If you care about education, this blog is well worth your time. Here's an example:
Hi, I'm Michelle Rhee. At a time like this, I think it's only fit we redouble my efforts to ensure our reforms reach every student in these United States. After all, people as wealthy as Broad, Gates, and the Walmarts are paying good money for these reforms, and if they weren't very, very smart, why would they have all that money?Heh. Another good one:
Of course every student deserves a good teacher, and the only way to determine whether or not the teacher is good is by the test scores of students. Here at Students First, we don't believe in all that touchy-feely nonsense about role models and self-image. We believe in good teachers, and we have absolute faith in them, except that no matter how good they are, they can't be trusted to write tests themselves. That's just one reason we ignore everything they say or do that isn't related to test scores.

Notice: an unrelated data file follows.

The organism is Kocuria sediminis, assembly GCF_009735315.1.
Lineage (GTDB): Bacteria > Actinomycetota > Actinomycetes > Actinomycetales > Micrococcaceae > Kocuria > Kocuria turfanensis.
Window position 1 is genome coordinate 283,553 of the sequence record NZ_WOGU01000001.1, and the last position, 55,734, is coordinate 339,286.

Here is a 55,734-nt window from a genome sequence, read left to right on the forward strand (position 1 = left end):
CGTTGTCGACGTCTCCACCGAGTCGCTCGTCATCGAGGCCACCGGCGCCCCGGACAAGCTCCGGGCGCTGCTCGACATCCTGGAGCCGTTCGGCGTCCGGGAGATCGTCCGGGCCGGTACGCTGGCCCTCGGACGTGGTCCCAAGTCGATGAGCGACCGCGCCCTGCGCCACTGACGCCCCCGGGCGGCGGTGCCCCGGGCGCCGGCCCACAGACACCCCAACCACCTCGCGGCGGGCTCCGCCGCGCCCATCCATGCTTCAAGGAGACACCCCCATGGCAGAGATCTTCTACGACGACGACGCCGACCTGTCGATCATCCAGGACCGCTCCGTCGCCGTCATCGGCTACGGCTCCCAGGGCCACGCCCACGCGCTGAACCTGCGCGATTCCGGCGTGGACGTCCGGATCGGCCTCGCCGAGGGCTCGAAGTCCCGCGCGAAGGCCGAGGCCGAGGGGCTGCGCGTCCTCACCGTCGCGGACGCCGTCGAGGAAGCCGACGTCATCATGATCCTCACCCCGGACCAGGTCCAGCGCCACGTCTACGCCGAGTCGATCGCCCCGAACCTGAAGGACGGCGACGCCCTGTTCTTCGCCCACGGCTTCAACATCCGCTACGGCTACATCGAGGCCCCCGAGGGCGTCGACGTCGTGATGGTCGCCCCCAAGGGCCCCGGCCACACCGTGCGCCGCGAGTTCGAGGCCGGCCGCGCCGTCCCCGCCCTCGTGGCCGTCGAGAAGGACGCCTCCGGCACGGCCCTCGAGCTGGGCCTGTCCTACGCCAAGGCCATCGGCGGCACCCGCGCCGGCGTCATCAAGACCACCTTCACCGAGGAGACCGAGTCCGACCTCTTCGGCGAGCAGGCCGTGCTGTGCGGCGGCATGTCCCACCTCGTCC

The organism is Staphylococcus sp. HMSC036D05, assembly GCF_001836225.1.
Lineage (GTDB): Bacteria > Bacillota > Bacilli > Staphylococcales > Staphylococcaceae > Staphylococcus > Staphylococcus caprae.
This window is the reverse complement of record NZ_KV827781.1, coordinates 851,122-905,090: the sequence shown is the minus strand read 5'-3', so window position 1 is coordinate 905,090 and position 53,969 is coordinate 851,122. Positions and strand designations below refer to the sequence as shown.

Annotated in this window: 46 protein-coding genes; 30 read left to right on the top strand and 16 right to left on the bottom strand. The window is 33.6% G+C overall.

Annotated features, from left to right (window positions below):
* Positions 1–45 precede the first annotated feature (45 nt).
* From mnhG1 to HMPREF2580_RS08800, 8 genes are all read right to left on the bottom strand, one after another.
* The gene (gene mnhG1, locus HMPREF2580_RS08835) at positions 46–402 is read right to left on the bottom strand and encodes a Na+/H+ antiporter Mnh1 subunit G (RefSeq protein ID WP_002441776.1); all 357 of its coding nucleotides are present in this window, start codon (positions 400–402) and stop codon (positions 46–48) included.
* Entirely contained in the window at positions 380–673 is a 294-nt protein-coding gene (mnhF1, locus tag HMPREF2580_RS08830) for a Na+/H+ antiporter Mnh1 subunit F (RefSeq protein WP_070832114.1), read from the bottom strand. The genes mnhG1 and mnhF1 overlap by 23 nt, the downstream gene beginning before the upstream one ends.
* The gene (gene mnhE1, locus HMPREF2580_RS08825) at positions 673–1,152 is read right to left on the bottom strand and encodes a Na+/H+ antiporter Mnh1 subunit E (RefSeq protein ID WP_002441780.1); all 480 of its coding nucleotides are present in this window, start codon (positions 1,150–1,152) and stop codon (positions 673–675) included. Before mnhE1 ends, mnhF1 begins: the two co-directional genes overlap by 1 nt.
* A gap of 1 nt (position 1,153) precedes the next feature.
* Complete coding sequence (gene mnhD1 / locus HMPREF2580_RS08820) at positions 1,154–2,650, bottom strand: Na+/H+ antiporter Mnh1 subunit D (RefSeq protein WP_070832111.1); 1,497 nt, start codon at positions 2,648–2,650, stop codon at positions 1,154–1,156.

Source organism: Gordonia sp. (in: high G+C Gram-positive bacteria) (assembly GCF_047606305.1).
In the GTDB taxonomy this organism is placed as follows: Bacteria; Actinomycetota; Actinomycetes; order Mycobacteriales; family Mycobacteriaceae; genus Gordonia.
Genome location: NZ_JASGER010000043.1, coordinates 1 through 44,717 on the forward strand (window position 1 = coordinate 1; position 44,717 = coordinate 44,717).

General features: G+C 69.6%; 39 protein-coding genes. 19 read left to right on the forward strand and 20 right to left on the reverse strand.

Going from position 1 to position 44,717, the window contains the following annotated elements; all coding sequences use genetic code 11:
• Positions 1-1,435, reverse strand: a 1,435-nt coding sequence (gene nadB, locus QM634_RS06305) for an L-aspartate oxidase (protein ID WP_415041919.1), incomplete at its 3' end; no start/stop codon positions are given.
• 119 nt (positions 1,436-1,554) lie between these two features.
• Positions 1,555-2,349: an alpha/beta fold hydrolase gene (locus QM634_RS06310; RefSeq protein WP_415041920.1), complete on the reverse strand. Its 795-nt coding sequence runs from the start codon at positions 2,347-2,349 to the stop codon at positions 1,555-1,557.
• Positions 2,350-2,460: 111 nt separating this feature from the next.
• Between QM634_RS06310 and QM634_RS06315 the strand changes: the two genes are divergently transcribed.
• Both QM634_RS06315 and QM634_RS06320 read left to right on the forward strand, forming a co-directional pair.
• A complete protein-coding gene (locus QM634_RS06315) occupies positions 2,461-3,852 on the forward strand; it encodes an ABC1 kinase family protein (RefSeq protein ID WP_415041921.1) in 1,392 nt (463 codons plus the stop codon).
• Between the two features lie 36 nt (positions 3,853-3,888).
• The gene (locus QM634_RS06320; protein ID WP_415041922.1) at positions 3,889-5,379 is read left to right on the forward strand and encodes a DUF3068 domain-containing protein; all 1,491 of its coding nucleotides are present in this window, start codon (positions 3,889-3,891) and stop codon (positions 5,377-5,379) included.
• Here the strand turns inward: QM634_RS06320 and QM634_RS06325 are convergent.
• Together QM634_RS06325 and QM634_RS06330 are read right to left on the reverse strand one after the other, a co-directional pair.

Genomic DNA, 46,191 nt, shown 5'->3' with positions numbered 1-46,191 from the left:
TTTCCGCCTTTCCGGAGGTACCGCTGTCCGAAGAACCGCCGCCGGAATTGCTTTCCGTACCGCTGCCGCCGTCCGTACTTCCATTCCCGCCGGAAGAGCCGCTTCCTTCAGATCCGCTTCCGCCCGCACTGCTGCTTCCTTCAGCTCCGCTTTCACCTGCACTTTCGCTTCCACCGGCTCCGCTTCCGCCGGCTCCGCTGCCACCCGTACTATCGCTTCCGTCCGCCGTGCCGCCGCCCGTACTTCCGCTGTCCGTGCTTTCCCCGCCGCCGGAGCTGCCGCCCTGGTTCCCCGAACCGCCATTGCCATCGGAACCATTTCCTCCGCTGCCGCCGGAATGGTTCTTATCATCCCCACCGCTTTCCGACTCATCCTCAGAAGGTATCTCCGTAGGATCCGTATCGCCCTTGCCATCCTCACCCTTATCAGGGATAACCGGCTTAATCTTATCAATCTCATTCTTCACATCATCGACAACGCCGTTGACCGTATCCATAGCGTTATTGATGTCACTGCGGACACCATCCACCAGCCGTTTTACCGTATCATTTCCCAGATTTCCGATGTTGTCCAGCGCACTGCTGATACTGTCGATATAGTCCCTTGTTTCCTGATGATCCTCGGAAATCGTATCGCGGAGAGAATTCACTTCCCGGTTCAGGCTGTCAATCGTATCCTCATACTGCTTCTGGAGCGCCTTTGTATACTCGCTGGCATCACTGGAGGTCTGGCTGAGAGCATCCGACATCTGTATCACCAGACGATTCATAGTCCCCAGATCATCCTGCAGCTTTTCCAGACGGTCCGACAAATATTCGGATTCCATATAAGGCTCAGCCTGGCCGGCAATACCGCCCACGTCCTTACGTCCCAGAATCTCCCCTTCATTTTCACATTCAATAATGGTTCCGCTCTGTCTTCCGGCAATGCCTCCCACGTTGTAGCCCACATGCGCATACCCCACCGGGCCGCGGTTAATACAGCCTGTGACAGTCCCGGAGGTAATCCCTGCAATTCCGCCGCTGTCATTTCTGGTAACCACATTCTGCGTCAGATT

In New York City, where we've just opened up a chapter of Students First, we're pushing heavily for an evaluation system that will get teachers fired if their test scores don't measure up. In fact, rather than spending money on wasteful nonsense like reducing class sizes or paying teachers, we're spending hundreds of thousands in corporate cash to ensure that we have a system that will get teachers fired when they need to be, and that is as soon as possible.
I've been following a thread on Diane Ravitch's blog about the Common Core standards. This is written by a teacher who was "leary" of the standards. Perhaps this refers to Timothy Leary, who urged us all to turn on, tune in, and drop out. I myself am somewhat leery of this practice, as I fear the use of hallucinogenics might detract from my teaching. But I digress.Good stuff - read them all. Again, sorry to take so long to add this blog to the list at the left. If I've left you off, let me know.
Apparently, it is vital that high school students read 70% non-fiction. This, of course, is because 69% is not enough and 71% is too much. David Coleman has reached into his extraordinarily gifted hind quarters and pulled out the perfect number. This is because students must be prepared to read things like train schedules and quarterly reports, and can't possibly do so unless we give them overt training.